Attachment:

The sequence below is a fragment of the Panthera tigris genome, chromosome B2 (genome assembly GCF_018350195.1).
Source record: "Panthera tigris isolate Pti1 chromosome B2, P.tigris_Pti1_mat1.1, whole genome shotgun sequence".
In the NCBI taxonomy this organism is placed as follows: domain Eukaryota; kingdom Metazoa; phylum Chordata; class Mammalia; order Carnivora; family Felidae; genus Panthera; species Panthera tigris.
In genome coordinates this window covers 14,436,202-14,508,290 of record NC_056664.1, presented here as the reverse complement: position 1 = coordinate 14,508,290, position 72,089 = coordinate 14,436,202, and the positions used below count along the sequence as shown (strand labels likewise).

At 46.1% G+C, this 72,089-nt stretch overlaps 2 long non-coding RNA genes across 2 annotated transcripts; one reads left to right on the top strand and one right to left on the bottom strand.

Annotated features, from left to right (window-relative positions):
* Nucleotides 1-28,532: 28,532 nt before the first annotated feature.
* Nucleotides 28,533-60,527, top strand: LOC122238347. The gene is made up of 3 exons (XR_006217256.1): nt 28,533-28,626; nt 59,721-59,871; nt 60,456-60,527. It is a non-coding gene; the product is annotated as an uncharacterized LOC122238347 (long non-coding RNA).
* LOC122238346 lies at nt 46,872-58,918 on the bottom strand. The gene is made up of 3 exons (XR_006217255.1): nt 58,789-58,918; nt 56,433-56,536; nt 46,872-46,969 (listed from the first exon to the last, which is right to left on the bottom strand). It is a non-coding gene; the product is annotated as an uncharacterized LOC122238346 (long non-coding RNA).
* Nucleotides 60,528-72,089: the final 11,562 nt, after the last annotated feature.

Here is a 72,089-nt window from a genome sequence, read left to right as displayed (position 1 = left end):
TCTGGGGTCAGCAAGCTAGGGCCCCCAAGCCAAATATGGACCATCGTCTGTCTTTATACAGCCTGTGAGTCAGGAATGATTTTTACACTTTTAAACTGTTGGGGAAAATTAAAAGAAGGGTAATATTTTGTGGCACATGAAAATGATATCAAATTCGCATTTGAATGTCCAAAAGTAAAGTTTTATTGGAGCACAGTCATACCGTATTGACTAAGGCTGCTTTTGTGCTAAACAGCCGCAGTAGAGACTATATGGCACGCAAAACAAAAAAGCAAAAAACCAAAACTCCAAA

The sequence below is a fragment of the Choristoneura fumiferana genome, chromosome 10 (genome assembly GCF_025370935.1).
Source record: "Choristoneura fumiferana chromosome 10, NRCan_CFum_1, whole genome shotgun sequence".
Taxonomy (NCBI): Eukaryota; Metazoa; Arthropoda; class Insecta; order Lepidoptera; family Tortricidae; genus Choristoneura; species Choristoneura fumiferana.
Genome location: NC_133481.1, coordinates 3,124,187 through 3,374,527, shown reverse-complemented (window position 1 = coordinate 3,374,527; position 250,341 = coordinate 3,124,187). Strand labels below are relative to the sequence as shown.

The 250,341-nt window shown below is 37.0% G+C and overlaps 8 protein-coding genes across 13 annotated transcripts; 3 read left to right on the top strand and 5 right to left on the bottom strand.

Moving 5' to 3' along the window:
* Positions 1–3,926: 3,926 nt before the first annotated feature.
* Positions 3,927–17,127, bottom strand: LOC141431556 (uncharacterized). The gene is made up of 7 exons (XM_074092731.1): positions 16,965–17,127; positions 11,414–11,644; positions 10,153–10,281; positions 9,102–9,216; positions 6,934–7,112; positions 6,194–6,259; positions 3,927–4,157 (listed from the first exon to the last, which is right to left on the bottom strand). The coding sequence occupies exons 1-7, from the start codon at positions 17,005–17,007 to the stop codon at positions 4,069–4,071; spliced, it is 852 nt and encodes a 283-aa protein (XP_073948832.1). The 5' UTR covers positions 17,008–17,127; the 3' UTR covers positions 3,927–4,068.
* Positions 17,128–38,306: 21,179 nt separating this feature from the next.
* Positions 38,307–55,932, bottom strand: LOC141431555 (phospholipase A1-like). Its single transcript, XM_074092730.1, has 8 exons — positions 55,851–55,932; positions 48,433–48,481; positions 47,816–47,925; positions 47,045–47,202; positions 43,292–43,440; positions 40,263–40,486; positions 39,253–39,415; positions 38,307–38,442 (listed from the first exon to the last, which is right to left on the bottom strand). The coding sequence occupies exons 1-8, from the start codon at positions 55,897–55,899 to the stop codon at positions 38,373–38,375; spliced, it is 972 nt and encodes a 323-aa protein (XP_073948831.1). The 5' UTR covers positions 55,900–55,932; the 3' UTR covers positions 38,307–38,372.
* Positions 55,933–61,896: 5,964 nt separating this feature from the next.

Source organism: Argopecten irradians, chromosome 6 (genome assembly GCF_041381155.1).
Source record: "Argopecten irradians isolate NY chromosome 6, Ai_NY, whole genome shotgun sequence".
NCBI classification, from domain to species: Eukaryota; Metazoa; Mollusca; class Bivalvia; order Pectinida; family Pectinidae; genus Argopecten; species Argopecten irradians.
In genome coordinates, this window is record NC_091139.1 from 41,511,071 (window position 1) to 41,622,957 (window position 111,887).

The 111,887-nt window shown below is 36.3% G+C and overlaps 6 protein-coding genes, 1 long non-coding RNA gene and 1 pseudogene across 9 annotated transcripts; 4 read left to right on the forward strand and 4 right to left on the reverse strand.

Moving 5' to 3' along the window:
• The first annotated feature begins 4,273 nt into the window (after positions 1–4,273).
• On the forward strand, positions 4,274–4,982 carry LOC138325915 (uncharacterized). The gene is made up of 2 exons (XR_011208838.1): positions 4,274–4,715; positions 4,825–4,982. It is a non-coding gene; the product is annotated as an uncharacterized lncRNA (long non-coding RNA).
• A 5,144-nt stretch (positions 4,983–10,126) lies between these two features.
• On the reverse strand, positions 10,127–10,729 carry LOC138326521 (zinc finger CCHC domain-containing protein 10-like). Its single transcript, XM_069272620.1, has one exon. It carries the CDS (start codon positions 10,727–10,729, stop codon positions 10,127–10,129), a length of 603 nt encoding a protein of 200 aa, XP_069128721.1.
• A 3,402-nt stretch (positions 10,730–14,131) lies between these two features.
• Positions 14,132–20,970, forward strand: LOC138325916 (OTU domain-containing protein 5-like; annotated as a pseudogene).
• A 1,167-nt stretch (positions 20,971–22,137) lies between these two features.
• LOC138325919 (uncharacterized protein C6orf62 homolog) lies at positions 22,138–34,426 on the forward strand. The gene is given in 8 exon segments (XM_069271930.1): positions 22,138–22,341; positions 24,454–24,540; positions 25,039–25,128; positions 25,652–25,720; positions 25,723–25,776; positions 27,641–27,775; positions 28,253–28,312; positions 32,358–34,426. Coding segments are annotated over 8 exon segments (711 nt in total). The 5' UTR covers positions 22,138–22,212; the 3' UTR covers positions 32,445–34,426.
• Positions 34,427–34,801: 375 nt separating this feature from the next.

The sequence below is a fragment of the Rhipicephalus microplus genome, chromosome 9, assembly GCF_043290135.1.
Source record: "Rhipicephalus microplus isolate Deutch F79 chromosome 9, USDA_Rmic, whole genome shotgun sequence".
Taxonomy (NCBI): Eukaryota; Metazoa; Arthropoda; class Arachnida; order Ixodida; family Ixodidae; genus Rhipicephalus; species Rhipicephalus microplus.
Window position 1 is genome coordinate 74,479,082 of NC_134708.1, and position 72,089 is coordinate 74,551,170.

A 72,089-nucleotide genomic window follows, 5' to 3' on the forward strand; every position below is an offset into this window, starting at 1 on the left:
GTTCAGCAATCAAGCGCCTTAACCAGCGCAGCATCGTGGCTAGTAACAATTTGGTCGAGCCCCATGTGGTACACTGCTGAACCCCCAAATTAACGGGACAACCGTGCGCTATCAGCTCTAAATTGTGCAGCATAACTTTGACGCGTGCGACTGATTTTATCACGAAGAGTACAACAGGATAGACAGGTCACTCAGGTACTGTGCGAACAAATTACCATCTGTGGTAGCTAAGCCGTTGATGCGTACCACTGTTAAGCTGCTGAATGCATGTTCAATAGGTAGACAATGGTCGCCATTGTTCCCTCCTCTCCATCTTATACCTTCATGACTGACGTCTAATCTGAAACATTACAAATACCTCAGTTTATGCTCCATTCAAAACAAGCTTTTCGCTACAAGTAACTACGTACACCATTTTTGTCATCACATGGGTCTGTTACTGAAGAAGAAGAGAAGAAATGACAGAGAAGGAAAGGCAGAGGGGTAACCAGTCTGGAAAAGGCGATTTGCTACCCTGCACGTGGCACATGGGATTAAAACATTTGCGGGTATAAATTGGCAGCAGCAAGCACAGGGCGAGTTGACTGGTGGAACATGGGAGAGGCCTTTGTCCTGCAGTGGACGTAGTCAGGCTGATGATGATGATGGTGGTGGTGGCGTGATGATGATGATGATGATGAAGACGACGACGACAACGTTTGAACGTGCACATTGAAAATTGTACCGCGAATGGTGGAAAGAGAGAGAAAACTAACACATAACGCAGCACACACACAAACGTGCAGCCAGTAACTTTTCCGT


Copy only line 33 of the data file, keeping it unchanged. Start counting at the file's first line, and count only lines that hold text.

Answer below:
• On the reverse strand, positions 10,127–10,729 carry LOC138326521 (zinc finger CCHC domain-containing protein 10-like). Its single transcript, XM_069272620.1, has one exon. It carries the CDS (start codon positions 10,727–10,729, stop codon positions 10,127–10,129), a length of 603 nt encoding a protein of 200 aa, XP_069128721.1.